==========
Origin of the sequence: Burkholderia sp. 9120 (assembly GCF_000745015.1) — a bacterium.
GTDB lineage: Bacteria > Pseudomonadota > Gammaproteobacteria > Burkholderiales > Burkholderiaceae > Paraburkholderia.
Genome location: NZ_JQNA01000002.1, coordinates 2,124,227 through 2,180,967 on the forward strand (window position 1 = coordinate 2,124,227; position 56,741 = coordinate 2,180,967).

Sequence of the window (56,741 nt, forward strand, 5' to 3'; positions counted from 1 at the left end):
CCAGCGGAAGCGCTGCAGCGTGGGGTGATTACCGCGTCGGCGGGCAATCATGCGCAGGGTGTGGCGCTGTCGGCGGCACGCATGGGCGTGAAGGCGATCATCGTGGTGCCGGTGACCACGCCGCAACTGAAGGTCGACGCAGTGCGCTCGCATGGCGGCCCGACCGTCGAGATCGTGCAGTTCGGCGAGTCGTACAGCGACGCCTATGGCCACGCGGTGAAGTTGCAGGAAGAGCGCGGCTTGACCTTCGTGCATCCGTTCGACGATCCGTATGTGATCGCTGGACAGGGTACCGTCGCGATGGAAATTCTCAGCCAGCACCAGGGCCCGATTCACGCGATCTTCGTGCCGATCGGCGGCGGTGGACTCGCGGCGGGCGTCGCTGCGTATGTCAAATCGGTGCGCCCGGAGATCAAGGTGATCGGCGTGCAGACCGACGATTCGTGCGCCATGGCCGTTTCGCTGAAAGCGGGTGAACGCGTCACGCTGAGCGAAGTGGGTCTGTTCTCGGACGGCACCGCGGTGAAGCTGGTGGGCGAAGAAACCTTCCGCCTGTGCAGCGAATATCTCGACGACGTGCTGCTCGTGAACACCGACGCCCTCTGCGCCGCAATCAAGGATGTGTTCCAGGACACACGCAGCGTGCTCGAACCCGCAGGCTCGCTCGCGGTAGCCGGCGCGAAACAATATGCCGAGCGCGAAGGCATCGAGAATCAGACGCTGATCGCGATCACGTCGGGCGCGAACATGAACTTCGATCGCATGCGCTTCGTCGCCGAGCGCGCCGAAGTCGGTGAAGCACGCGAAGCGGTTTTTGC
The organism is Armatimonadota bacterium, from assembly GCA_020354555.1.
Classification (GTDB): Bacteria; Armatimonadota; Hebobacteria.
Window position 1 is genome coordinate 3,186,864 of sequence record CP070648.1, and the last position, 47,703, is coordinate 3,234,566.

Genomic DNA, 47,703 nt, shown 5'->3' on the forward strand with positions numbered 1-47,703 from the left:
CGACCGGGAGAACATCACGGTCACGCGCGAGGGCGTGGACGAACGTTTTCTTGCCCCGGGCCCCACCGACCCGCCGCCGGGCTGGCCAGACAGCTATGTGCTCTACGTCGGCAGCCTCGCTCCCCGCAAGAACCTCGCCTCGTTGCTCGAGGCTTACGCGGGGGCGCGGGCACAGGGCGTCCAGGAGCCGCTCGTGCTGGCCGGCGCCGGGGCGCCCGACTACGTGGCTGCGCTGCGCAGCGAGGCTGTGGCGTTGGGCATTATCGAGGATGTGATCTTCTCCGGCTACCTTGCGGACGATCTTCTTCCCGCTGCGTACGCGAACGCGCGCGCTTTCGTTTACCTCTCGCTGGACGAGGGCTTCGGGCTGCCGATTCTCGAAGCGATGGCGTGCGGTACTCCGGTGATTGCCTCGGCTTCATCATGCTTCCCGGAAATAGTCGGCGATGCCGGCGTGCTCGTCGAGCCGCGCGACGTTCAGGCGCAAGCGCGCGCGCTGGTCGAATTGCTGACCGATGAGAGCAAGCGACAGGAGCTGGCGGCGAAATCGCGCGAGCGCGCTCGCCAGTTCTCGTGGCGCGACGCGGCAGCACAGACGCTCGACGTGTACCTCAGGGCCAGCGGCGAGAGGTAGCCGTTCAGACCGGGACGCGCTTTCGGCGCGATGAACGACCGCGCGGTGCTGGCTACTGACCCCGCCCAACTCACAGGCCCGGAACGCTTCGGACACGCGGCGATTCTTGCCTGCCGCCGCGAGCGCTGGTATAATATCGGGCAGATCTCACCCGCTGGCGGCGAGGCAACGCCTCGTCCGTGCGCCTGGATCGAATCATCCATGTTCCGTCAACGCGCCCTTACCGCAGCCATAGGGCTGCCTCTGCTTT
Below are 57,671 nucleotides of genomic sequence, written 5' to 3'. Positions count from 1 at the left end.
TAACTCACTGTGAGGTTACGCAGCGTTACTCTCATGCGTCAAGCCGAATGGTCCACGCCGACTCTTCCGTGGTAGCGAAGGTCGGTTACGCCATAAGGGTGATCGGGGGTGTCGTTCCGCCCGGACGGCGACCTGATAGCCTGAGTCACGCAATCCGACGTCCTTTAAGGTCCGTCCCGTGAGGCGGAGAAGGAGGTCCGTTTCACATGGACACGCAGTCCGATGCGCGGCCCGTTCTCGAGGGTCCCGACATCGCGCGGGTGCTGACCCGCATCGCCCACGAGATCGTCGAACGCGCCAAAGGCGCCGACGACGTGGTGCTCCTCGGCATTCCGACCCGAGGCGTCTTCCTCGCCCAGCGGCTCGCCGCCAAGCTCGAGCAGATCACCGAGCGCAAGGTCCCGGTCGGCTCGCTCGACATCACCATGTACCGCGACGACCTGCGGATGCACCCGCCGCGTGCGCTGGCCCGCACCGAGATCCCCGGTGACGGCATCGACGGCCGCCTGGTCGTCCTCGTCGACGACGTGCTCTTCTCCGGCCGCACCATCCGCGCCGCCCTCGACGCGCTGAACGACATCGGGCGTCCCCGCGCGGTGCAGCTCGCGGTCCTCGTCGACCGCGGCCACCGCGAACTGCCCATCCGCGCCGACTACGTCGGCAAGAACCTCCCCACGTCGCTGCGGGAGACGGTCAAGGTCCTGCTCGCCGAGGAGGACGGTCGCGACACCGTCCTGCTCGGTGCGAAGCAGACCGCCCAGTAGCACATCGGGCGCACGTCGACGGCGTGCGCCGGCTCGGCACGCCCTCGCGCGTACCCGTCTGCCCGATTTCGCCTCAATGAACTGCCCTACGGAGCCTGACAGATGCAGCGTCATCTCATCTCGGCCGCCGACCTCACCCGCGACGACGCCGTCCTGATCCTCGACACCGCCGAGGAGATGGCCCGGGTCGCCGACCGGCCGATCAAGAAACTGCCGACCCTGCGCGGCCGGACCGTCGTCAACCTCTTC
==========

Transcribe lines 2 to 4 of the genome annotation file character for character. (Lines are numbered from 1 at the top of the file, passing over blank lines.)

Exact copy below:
GTDB lineage: Bacteria > Pseudomonadota > Gammaproteobacteria > Burkholderiales > Burkholderiaceae > Paraburkholderia.
Genome location: NZ_JQNA01000002.1, coordinates 2,124,227 through 2,180,967 on the forward strand (window position 1 = coordinate 2,124,227; position 56,741 = coordinate 2,180,967).

Sequence of the window (56,741 nt, forward strand, 5' to 3'; positions counted from 1 at the left end):